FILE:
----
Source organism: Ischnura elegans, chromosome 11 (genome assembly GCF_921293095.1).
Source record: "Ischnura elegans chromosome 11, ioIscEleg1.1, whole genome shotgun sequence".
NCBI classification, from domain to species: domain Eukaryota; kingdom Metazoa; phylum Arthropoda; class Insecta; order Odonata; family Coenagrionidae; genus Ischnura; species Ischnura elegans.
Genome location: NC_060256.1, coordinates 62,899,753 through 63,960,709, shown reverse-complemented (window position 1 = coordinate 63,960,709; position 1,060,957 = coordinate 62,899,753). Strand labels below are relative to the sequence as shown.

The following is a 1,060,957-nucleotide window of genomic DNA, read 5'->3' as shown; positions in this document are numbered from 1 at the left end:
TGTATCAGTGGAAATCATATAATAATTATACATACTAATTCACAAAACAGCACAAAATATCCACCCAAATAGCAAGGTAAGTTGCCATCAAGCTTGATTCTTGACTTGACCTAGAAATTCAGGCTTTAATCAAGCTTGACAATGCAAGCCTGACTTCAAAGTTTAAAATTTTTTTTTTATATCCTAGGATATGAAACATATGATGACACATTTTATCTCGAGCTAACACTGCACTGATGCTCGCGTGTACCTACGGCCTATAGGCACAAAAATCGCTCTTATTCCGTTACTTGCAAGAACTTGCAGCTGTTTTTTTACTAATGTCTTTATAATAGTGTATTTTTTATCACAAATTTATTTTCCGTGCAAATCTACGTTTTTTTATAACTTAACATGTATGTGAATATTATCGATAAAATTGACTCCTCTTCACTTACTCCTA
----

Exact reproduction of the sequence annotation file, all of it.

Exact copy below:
Source organism: Ischnura elegans, chromosome 11 (genome assembly GCF_921293095.1).
Source record: "Ischnura elegans chromosome 11, ioIscEleg1.1, whole genome shotgun sequence".
NCBI classification, from domain to species: domain Eukaryota; kingdom Metazoa; phylum Arthropoda; class Insecta; order Odonata; family Coenagrionidae; genus Ischnura; species Ischnura elegans.
Genome location: NC_060256.1, coordinates 62,899,753 through 63,960,709, shown reverse-complemented (window position 1 = coordinate 63,960,709; position 1,060,957 = coordinate 62,899,753). Strand labels below are relative to the sequence as shown.

The following is a 1,060,957-nucleotide window of genomic DNA, read 5'->3' as shown; positions in this document are numbered from 1 at the left end:
TGTATCAGTGGAAATCATATAATAATTATACATACTAATTCACAAAACAGCACAAAATATCCACCCAAATAGCAAGGTAAGTTGCCATCAAGCTTGATTCTTGACTTGACCTAGAAATTCAGGCTTTAATCAAGCTTGACAATGCAAGCCTGACTTCAAAGTTTAAAATTTTTTTTTTATATCCTAGGATATGAAACATATGATGACACATTTTATCTCGAGCTAACACTGCACTGATGCTCGCGTGTACCTACGGCCTATAGGCACAAAAATCGCTCTTATTCCGTTACTTGCAAGAACTTGCAGCTGTTTTTTTACTAATGTCTTTATAATAGTGTATTTTTTATCACAAATTTATTTTCCGTGCAAATCTACGTTTTTTTATAACTTAACATGTATGTGAATATTATCGATAAAATTGACTCCTCTTCACTTACTCCTA